The Conservancy’s primary role in the process is to meet, build relationships and assist farmers, including Plain Sect (Amish) farmers, in farmland preservation by facilitating workshops and meetings with the goal of protecting and conserving the land, water, natural and cultural resources of the Brandywine-Christina watershed and other key landscapes. One of the most popular events is a breakfast hosted by Honey Brook Township focusing on the farming community, but open to the public. Participants demonstrate how preserving farms and utilizing conservation plans have made their farms more productive, allowing them to remain vital and viable to be transferred to the next generation. Through these project partnerships, the Conservancy has been instrumental in protecting and preserving the agricultural landscape of southeastern Pennsylvania by:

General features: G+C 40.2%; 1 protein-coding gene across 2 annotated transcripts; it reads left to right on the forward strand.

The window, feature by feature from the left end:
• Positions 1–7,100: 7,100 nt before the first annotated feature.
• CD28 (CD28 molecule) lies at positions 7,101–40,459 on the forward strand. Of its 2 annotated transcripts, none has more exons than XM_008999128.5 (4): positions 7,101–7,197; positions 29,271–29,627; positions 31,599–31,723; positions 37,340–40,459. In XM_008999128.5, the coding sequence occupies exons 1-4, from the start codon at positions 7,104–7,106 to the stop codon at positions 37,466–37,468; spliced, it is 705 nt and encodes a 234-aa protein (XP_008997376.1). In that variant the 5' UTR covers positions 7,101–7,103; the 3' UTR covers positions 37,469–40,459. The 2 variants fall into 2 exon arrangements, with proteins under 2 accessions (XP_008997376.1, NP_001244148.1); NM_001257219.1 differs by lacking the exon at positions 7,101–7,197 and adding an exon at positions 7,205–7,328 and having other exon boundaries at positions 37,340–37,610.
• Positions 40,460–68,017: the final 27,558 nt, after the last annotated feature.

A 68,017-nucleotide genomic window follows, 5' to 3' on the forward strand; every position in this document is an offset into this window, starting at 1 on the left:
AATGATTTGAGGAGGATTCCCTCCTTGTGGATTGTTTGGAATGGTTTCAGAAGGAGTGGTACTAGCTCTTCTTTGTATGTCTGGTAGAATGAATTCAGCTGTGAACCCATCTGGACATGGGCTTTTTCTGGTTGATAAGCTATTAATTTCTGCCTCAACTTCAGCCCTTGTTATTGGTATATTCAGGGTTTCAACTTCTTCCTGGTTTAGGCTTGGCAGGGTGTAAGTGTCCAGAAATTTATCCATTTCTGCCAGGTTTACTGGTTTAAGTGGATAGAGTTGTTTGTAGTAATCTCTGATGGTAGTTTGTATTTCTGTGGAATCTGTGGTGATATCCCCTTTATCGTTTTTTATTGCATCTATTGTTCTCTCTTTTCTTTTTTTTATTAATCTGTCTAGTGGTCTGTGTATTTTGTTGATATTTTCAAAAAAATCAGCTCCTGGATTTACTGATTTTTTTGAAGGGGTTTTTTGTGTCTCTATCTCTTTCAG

- facilitating, co-holding, or acting as beneficiary to agricultural conservation easements protecting farms;
- engaging with thousands of landowners by cultivating, assisting and guiding them through the process of donating or selling easements; and
- contributing to dozens of workshops, presentations, technical advisory committees and educational programs.
Preservation Process with the Chester County Agricultural Lands Preservation Board